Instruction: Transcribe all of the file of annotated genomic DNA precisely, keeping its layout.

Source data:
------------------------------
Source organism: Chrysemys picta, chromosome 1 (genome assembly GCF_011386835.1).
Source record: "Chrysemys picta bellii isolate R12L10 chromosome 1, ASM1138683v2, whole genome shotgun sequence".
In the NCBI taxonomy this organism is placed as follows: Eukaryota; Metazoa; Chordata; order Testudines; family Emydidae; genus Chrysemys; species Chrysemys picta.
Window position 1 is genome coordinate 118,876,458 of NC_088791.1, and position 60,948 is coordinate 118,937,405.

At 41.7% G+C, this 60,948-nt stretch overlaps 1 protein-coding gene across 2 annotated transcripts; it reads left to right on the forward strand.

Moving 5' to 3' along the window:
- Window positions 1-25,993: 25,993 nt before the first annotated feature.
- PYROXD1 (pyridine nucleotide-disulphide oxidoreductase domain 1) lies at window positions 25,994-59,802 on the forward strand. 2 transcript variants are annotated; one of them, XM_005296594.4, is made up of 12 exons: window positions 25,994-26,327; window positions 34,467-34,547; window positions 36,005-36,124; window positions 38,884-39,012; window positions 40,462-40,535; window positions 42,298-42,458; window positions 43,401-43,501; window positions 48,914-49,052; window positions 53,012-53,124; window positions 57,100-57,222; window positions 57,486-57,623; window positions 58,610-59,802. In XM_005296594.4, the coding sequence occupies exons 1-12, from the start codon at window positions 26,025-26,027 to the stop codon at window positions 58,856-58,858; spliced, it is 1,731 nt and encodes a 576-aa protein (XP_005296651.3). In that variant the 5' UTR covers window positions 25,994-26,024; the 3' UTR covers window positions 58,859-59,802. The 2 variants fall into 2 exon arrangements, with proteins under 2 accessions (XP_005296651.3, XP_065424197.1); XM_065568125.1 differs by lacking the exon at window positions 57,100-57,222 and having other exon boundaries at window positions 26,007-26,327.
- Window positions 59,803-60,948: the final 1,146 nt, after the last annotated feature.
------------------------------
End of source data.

Source organism: Chrysemys picta, chromosome 1 (genome assembly GCF_011386835.1).
Source record: "Chrysemys picta bellii isolate R12L10 chromosome 1, ASM1138683v2, whole genome shotgun sequence".
In the NCBI taxonomy this organism is placed as follows: Eukaryota; Metazoa; Chordata; order Testudines; family Emydidae; genus Chrysemys; species Chrysemys picta.
Window position 1 is genome coordinate 118,876,458 of NC_088791.1, and position 60,948 is coordinate 118,937,405.

At 41.7% G+C, this 60,948-nt stretch overlaps 1 protein-coding gene across 2 annotated transcripts; it reads left to right on the forward strand.

Moving 5' to 3' along the window:
- Window positions 1-25,993: 25,993 nt before the first annotated feature.
- PYROXD1 (pyridine nucleotide-disulphide oxidoreductase domain 1) lies at window positions 25,994-59,802 on the forward strand. 2 transcript variants are annotated; one of them, XM_005296594.4, is made up of 12 exons: window positions 25,994-26,327; window positions 34,467-34,547; window positions 36,005-36,124; window positions 38,884-39,012; window positions 40,462-40,535; window positions 42,298-42,458; window positions 43,401-43,501; window positions 48,914-49,052; window positions 53,012-53,124; window positions 57,100-57,222; window positions 57,486-57,623; window positions 58,610-59,802. In XM_005296594.4, the coding sequence occupies exons 1-12, from the start codon at window positions 26,025-26,027 to the stop codon at window positions 58,856-58,858; spliced, it is 1,731 nt and encodes a 576-aa protein (XP_005296651.3). In that variant the 5' UTR covers window positions 25,994-26,024; the 3' UTR covers window positions 58,859-59,802. The 2 variants fall into 2 exon arrangements, with proteins under 2 accessions (XP_005296651.3, XP_065424197.1); XM_065568125.1 differs by lacking the exon at window positions 57,100-57,222 and having other exon boundaries at window positions 26,007-26,327.
- Window positions 59,803-60,948: the final 1,146 nt, after the last annotated feature.